NEW YORK — Another flare-up in Europe’s debt crisis knocked U.S. markets lower Friday. This time, it was more trouble at a major Spanish bank.
Stock indexes were waffling between small gains and losses until news broke in the afternoon that Bankia, a hobbled Spanish lender, asked that country’s government for $23.8 billion in support. Earlier in the day, Standard & Poor’s cut the bank’s credit rating to junk status because of deepening uncertainty over its restructuring plans.
The Dow Jones industrial average dropped as much as 108, then recovered slightly to end down 74.92 at 12,454.83. Concerns about Europe have sent the Dow on a steady slide this month, erasing most of its gains from the first quarter. It finished the week slightly higher, its first weekly gain for May.
The declines were broad. Eight of the 10 industry groups in the S&P 500 index fell. The only sectors that rose were utilities and telecommunications, which investors tend to buy when they’re skittish about the market. Trading volume was light ahead of the Memorial Day holiday.
Facebook, marking its one-week anniversary as a public company, fell 3.4 percent to $31.91.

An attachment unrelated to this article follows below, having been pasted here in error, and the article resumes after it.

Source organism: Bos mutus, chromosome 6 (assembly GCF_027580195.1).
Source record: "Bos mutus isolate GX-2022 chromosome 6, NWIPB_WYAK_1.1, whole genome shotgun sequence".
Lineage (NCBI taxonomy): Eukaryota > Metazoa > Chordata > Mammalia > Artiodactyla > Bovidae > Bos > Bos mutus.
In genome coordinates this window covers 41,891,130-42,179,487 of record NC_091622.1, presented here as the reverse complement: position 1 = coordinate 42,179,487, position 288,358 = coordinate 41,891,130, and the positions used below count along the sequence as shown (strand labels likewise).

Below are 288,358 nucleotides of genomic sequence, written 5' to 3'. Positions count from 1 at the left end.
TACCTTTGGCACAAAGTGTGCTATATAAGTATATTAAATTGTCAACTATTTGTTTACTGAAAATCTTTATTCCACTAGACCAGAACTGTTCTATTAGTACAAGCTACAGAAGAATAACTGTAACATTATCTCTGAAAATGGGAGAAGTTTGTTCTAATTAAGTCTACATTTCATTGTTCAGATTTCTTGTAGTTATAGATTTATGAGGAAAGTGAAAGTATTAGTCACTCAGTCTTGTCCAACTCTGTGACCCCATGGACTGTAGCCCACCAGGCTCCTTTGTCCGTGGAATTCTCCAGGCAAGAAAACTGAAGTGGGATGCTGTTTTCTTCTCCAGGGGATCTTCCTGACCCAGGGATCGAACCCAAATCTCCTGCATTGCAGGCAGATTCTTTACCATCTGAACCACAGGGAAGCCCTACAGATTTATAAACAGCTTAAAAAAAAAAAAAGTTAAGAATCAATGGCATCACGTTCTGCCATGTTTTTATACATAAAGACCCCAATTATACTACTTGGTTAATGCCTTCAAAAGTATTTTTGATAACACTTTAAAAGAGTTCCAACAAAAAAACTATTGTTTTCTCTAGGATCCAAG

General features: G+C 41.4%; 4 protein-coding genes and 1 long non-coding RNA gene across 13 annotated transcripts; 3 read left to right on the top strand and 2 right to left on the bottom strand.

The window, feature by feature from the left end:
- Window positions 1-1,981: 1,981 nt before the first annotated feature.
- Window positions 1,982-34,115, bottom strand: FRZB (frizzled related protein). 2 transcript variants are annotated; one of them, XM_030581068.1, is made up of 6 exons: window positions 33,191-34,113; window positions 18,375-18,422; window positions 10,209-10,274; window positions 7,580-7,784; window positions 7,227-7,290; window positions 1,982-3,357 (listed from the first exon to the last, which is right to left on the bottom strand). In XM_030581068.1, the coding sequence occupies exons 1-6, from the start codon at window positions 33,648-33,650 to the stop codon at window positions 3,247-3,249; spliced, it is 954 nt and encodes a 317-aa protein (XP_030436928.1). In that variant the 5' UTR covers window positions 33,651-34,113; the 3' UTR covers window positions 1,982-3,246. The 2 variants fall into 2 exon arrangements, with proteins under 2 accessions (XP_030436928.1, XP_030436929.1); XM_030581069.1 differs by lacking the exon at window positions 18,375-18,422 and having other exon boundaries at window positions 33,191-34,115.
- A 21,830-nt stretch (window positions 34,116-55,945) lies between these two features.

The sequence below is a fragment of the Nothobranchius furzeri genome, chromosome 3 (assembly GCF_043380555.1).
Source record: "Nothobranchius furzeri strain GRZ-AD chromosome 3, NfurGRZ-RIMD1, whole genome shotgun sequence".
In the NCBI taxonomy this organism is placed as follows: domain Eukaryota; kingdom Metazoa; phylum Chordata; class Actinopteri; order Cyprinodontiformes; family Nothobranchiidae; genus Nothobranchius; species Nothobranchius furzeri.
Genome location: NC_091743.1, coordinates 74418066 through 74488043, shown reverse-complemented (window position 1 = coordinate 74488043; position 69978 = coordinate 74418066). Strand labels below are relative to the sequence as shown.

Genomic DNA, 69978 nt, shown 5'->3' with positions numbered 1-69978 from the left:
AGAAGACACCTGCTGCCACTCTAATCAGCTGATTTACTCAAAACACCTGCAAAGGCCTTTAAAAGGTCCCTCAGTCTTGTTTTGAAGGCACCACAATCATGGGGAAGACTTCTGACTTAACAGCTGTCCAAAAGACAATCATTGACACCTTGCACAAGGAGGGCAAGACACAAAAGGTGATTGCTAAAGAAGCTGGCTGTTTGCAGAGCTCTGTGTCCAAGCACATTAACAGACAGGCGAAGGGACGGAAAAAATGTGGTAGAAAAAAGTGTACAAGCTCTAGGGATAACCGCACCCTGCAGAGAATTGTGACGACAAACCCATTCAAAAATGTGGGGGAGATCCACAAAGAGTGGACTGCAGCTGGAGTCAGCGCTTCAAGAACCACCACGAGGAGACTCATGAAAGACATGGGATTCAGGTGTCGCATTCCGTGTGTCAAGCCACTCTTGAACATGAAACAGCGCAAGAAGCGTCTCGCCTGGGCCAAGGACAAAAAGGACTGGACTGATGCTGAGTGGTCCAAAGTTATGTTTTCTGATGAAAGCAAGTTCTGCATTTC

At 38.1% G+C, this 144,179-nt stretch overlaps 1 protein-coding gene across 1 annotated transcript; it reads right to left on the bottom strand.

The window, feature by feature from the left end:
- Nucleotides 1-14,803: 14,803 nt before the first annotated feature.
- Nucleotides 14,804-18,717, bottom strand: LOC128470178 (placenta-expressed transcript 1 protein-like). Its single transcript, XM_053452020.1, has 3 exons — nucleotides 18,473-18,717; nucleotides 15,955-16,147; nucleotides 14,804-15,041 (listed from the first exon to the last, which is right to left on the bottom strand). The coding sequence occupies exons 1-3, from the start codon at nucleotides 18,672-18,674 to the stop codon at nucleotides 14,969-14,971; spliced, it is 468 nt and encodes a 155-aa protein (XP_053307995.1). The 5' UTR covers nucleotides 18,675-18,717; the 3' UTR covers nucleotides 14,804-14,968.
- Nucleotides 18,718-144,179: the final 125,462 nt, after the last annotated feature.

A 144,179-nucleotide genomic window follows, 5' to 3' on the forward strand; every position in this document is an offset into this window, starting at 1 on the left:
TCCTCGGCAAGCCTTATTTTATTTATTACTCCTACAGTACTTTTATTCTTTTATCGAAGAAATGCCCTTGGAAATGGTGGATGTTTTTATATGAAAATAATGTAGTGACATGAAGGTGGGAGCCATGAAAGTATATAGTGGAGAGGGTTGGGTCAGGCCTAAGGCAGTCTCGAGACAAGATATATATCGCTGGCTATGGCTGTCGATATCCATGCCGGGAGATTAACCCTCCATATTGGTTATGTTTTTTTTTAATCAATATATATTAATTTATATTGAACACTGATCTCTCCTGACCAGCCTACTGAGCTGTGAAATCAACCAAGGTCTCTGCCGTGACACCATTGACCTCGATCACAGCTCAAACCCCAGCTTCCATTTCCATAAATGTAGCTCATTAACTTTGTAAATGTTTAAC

In addition to the new worries about Spain, the head of Germany’s central bank, which has been skeptical of bailing out Greece and other weak European countries, reinforced the point when he said it was an “illusion” to think allowing euro zone countries to borrow money jointly would solve the crisis.
In other trading, the S&P 500 fell 2.86 to 1,317.82. The Nasdaq composite fell 1.85 to 2,837.53.
Greece’s June 17 elections are an overhang on the market. The results will determine if Greece agrees to the spending cuts that it must swallow if it wants to stay in the 17-country euro zone, or if it goes its own way.
The idea of cutting government spending is unpopular in a country which is in a fifth year of recession and residents have grown accustomed to public-sector largesse. But if Greece left the euro zone, it would have to revert to its own currency. That would be severely devalued, and the country’s standard of living would probably be crushed.
Greece makes up just 2 percent of the euro zone economy, but its fate would carry ripple effects to other, larger members. Unnerved traders could dump the bonds of other struggling European countries, such as Spain and Italy. Residents could start to pull money out of banks there, as has been happening in Greece.
The standoffs so far have almost always lasted until the 11th hour.
“Every time you think it’s going to fall off a cliff and end very badly, something happens,” said Beata Kirr, senior portfolio manager at Bernstein Global Wealth Management in Chicago.